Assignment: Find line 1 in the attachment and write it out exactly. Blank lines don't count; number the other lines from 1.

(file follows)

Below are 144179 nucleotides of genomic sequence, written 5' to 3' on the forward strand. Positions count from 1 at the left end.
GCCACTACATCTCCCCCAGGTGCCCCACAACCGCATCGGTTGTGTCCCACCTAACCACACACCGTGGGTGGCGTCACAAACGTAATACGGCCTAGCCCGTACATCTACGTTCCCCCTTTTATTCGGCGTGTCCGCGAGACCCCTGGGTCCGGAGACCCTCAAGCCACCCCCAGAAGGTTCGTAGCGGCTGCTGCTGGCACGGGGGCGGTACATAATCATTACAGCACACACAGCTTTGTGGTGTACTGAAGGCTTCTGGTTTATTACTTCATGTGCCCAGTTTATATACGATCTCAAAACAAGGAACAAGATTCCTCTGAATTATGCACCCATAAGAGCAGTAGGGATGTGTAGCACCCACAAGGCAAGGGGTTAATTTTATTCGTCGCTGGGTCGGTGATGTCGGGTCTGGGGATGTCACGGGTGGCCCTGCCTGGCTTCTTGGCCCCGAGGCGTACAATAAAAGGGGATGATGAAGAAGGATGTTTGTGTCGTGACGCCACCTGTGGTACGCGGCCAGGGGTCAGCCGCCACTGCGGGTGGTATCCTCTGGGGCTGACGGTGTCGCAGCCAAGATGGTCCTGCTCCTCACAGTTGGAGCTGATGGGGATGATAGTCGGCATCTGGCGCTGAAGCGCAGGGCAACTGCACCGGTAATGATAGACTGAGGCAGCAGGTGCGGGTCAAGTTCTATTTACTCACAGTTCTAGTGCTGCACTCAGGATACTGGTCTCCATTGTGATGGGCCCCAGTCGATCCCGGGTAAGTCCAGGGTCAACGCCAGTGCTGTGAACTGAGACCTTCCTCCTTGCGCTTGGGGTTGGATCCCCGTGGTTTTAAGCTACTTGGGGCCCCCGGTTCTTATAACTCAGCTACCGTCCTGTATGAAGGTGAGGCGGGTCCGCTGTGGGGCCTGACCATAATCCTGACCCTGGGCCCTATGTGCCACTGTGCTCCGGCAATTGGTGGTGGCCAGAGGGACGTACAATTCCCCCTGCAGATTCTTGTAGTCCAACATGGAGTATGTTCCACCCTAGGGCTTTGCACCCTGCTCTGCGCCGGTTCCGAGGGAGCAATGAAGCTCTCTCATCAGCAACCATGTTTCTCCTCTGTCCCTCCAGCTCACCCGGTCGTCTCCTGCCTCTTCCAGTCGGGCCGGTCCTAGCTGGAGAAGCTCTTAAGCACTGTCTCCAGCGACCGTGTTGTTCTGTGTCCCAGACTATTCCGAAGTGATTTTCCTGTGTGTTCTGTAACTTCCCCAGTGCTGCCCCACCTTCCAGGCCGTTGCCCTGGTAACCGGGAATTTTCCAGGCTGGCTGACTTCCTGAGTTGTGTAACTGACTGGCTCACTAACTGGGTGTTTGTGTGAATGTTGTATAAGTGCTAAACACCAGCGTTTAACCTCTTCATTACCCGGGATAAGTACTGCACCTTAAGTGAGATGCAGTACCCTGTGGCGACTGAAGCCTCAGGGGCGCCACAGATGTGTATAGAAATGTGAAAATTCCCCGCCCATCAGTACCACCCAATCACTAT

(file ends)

Below are 144179 nucleotides of genomic sequence, written 5' to 3' on the forward strand. Positions count from 1 at the left end.